U.S. Steel & Aluminum Tariff Plan Backfires Auto Industry


President Trump has finally nailed it done. On March 8, Trump officially issued the new tariff plan by imposing 25 percent tariff on imports of steel and 10 percent tariff on imports of aluminum. After threatening to upend global trade for almost a year, his sweeping tariffs on steel and aluminum is clear-cut.

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The new tariff plan aims at encouraging U.S. companies to buy steel and aluminum from U.S. local manufacturers to further revive the domestic metal industry. However, tariff opponents have argued that what may be good for U.S. steel will put domestic industries at risk.

Increased Cost of Automakers

Tracing back to 2017, U.S. imported 26.9 million metric tons of steel and was world’s largest steel importer. In terms of the import source, Canada is remaining the top spot for years and therefore acquired exemption with Mexico in Trump’s tariff adjustment.

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As a major raw material of vehicles, the hiking commodities costs would increase financial to the automakers and result in the rise of car price. It’s estimated that the levies will add $300 extra to the price of the cars bought in U.S. showrooms.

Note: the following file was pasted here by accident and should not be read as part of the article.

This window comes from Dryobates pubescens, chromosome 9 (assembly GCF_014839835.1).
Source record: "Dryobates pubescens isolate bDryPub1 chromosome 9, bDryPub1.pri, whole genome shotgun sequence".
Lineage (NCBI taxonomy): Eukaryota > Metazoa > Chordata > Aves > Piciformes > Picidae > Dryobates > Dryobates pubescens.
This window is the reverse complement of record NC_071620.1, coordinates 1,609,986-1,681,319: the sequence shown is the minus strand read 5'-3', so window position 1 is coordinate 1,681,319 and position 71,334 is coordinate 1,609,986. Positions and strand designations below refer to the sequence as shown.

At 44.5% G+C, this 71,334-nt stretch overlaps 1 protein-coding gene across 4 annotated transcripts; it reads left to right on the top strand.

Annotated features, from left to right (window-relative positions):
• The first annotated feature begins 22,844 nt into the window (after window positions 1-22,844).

Many automakers expressed concerns even doubted the purpose of Trump. Like what Honda said: “imprudent tariffs imposed on imported steel and aluminum would raise prices on both domestic and imported products, thus causing an unnecessary financial burden on our customers.” The levies will ultimately hurt U.S. citizens. Another auto giant – Ford, who bought the majority of its steel and aluminum from U.S. producer, also stated:” The growth of domestic commodity prices will harm the competitiveness of American manufacturers”

Predictable Job Crisis

The forced price growth in vehicle industry will definitely influence the sales of U.S. cars across the globe. Due to the sensitivity of car sales to price, we estimate that the price surge of U.S.-made cars would result in a decline of between 1.6 and 3.6 percent in global sales.

We found there is tight relationship between U.S. car sales and employment. Therefore, the following effect is obvious, the heavier production cost and sales fall make automakers have to reduce labor to keep the balance sheet good-looking.

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Based on the relationship shown in the chart, we estimate the declining sales to would translate into auto-industry unemployment ranging from 18,000 to 40,000 by the end of 2019.

Other Risks

While the tariffs are not expected to shake U.S. or global economy, however, there must be risks underneath the trade war.

The EU has already warned that counter measures would take into action if it is not exempted from the tariffs, while Chinese commerce minister Zhong Shan said that a trade war would only bring “disaster” to the global economy, and there’s no “winner” in a trade war.

Some powerful counties are likely to strike back. For example, China, Canada and other nations could decide to retaliate right away by increasing tariffs on some U.S. goods exporting to their countries.


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